Edward James, La reproduction interdite, 1937 René Magritte ARS
A frustrated artist attempts to build an earthly paradise and ends up creating an outstanding work of art – a spectacular mountainside monument to Surrealism where brightly colored concrete structures vie for space with the lush vegetation that surrounds and threatens to absorb it.
Edward James – poet, novelist, arts patron and architect of dreams. This illustrated biography includes images by renowned photographers who have photographed Las Pozas, and Edward James and his circle over the years.
It includes a series of previously unpublished photos of Las Pozas by Sally Mann, as well as images by Man Ray, E.O.Hoppe, Michael Schuyt, Lourdes Almeida & others.
Photo by Margaret Hooks
‘Surreal Eden’ does what many good art biographies and histories do: remind us of what gets forgotten and left out of ‘official’ canons.
– Rain Taxi
Most noteworthy of the coming season includes… Margaret Hooks’s Surreal Eden: Edward James & Las Pozas … mixes the quixotic and the personal … documenting the eccentric vision quest of Edward James and the “secret city” that he built near Xilitla in Mexico.
… a visually luscious book, the art writer … Margaret Hooks provides a monument to James’s fantastical life and works and a blueprint for his subconscious …
– Vogue Living
The Bones of My Hand, Edward James, Oxford Univ. Press, 1938
In October 1926, Edward James went up to Oxford and began what were among the happiest years of his life. He was able to put his mother at a distance and immerse himself in the company of some of his generation’s most prominent aesthetes. Encouraged in his poetry for the first time, he threw himself into the literary intellectual life of Oxford, even becoming editor for a time of the undergraduate magazine, Cherwell. His first volume of poetry, entitled simply, Poems, was published by the Shakespeare Head Press, which also published works by renowned English writers, Evelyn Waugh and Sacheverell Sitwell.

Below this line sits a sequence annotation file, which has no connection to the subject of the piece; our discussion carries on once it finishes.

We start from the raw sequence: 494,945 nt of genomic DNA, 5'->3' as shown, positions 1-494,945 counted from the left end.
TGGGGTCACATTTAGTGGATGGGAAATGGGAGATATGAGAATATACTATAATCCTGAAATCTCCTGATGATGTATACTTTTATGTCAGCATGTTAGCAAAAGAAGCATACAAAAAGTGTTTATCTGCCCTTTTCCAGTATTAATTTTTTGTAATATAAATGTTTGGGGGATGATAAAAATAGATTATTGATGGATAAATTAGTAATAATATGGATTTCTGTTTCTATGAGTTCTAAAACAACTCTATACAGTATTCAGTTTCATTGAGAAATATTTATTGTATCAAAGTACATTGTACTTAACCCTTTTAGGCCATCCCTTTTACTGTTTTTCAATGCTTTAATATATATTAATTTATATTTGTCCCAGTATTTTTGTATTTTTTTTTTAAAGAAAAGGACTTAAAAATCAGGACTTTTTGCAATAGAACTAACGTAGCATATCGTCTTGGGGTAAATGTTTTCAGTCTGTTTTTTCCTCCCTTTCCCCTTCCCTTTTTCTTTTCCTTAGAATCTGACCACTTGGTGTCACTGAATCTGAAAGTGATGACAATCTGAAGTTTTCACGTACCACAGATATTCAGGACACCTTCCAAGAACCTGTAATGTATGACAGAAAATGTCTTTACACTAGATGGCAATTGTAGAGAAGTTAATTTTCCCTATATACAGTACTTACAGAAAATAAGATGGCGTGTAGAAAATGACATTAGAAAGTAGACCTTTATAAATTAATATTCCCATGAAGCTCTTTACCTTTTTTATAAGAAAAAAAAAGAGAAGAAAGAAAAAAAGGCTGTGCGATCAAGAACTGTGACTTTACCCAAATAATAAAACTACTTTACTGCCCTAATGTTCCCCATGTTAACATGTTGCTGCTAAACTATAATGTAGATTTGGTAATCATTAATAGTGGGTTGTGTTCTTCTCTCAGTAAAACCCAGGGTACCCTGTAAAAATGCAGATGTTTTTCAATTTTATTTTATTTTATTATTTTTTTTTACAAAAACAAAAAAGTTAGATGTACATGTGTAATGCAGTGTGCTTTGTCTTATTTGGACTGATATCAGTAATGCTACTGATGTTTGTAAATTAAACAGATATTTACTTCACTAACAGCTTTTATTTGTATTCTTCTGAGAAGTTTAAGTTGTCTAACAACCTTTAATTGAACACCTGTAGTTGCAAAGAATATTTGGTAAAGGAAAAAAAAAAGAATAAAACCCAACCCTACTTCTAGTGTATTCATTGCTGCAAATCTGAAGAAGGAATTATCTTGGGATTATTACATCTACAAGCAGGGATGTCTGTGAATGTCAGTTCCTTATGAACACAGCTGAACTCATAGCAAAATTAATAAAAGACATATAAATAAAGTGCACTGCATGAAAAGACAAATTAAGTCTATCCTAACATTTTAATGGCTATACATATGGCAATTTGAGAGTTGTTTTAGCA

In 1928, he inherited his late-Uncle Frank’s considerable fortune, allowing him to spread good cheer and make new friends. His contemporaries recalled more time spent at his lavish meals than at lectures or tutorials. In his poem, Summoned by Bells, John Betjeman memorialized the endless discussions on Oscar Wilde and T.S. Elliot over breakfasts of champagne and Virginia ham in Edward’s rooms.
Lobster Telephone, Edward James & Salvador Dali collaboration.
In fact, his rooms on Canterbury Quad, the finest student lodgings at Christ Church, were the largest available and he had four instead of the customary two. It was in decorating these rooms that he first exhibited his lifelong talent for creating surreal environs through the juxtaposition of disparate materials or objects and the transformation of their function.
His drawing room was hung with lavish Gothic tapestries interspersed with London Underground travel posters and about the room he had arranged neo-classical busts of Roman Emperors, their mouths wired with speakers that belched out the latest in French music and American jazz. The ceiling was painted a dark purple, with a light purple trim, and gold lettering on a black background frieze was inscribed with a quote in Latin he attributed to Seneca: “Art is long, Life is short, but you can make life seem longer if you know how to use it.” Edward believed he did and was anxious to prove it…
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